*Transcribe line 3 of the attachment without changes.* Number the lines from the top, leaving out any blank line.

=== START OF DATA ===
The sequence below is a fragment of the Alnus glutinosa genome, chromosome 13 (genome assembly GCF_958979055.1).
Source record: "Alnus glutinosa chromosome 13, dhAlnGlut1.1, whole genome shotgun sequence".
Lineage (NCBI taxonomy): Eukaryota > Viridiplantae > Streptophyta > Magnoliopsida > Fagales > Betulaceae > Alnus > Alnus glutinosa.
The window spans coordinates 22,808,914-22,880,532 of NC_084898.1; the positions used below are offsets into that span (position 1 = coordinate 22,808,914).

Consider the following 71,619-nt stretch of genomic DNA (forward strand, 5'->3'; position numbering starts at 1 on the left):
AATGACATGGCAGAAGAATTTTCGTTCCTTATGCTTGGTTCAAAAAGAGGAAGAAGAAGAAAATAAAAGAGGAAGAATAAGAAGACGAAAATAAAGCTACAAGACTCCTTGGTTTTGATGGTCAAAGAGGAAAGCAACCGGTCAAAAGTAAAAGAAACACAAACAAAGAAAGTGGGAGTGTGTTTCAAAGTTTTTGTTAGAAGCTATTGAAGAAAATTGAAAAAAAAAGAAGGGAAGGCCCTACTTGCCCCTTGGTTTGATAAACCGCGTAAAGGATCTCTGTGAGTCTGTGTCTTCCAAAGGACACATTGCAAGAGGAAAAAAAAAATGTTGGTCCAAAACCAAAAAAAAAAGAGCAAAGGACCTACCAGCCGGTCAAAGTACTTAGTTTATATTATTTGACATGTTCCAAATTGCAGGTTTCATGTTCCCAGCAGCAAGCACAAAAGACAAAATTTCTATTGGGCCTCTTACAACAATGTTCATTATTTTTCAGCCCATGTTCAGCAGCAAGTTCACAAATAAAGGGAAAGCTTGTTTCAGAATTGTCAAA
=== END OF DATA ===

Lineage (NCBI taxonomy): Eukaryota > Viridiplantae > Streptophyta > Magnoliopsida > Fagales > Betulaceae > Alnus > Alnus glutinosa.